General Firebrand, the protagonist of Tathagata Bhattacharya’s debut novel, is a soldier with a soul. His military prowess and bravado are the stuff of legends and his moral clarity is much admired by his peers, but deep inside, he is as flawed as they come and is in search of redemption, and rest. Set in a fictional world that is, at times, too close to the real one, Bhattacharya’s General Firebrand and the Red Atlas (Seagull Books) is the story of a land and its people, who are waging a war against their totalitarian government helmed by a dictator, who wants to turn it into a “Special Economic Zone”, displacing and oppressing them.
Lynching is a popular ticketed event in the republic. Religion reigns supreme, but not over the wish of the supreme leader. Helmed by General Firebrand, the resistance resists, all guns blazing, fighting the dystopia with dignity, and style.
With talking animals and flying saucers, ghosts of Russian generals from the Stalinist era and characters from the Bengali writer and Bhattacharya’s father Nabarun Bhattacharya’s last and unfinished novel, General Firebrand and the Red Atlas is a novel that, in itself, is uncategorisable. A satire on authoritarianism, it is a chronicle of the good fight, of a revolution, with all its magic and misery. However, the novel is a bit too fast paced for themes of such gravity and one loses conviction in the characters and the plot at times.
The grandson of writer and activist Mahasweta Devi, Bhattacharya, who stays in Noida, says that the novel is, in parts, a response to what has been happening in the country over the past few years. “I’m not one of those writers who can write about a very esoteric middle-class life, living in a cocoon. That’s not the school of writers I come from,” says Bhattacharya.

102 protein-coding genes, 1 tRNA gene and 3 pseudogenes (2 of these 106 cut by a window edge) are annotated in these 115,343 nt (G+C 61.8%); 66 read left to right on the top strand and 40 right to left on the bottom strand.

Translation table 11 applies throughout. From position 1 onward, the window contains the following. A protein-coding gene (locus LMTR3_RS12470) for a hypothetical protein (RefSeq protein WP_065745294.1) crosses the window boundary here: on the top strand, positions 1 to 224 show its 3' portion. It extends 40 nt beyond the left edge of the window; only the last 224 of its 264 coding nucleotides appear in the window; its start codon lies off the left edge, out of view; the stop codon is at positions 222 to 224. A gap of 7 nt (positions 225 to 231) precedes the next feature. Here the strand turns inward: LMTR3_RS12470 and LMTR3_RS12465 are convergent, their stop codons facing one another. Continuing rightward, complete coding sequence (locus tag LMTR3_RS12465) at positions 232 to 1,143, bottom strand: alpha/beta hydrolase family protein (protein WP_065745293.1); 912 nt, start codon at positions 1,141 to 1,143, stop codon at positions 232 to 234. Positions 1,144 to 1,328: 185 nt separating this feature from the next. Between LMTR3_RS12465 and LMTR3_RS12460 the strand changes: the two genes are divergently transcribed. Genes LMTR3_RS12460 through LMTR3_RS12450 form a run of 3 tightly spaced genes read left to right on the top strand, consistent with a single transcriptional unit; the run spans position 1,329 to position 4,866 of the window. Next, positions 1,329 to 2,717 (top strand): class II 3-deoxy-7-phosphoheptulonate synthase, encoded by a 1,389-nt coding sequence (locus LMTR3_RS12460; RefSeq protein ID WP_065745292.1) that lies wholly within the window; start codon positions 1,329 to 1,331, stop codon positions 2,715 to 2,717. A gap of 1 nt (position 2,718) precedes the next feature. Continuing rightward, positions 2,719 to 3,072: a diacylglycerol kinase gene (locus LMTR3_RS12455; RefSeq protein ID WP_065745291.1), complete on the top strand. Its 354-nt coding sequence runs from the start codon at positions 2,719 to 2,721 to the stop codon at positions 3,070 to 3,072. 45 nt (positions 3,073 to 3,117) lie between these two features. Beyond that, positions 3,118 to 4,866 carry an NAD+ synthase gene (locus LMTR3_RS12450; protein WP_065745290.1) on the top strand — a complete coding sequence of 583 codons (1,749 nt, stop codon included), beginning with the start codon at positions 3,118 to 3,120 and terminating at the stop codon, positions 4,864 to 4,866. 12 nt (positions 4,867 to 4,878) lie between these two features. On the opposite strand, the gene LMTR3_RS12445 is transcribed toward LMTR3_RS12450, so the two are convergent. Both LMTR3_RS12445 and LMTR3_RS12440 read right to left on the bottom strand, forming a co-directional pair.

Excerpts from a conversation with the writer:
Who or what inspired the character of General Firebrand?
I have met people in my life, especially when working as a journalist, who have certain traits of him. Also, growing up as an only child, I had made up an imaginary big brother, who used to live on a tree in our garden (laughs). General Firebrand is an amalgamation of all of them.
The language of the novel has a distinctive bareness to it.
I deliberately use language as a weapon. I wanted the book to be irreverent and the prose to be zany. For example, there are certain images or even names of characters that the so-called safe genre of literature might find pretty grotesque.
I have used characters from my father’s last novel Mablage Novel (The Novel of the Mob), which was unfinished at the time of his death in 2014. It was published in Bengal with the last 20 pages left blank for the readers to make their own conclusions. I used the characters because I wanted to give them some kind of closure. I think I owed it to him. I have also been a very keen follower of the Second World War, and the book has several Russian characters from that time. I am what they call a Russophile because I grew up with a lot of Russian literature and music. There are also Indian characters from the time of World War II including fighter pilots Indra Lal Roy and Sardar Hardit Singh Malik. I have always been very interested in history and international affairs.
Would you say Calcutta is at the heart of the novel?
I’ve based the story in Calcutta because it’s a city I know like the back of my hand. Although I’ve lived in Delhi for a pretty long time now, I still do not know the place much. So, I wanted that city to come into play, especially its rough side, its underbelly. Since I’m so conversant with the city I’ve used it as a focal point. But honestly there wasn’t a specific preference to set it there.
You come from a family of radical writers, including your grandfather and playwright Bijon Bhattacharya. Do you think that has influenced your own writing?
A good thing about growing up in a family of writers is that you will be surrounded by books. You get a lot of exposure to literature from all over the world. My grandparents and my father wrote very different genres of literature. My grandmother wrote a lot of historical works and also focused on gender issues, while my father was a very modernist writer. One thing I’ve learned from observing them is that a writer should never be taken in by comparisons. Every age will shape its own writers.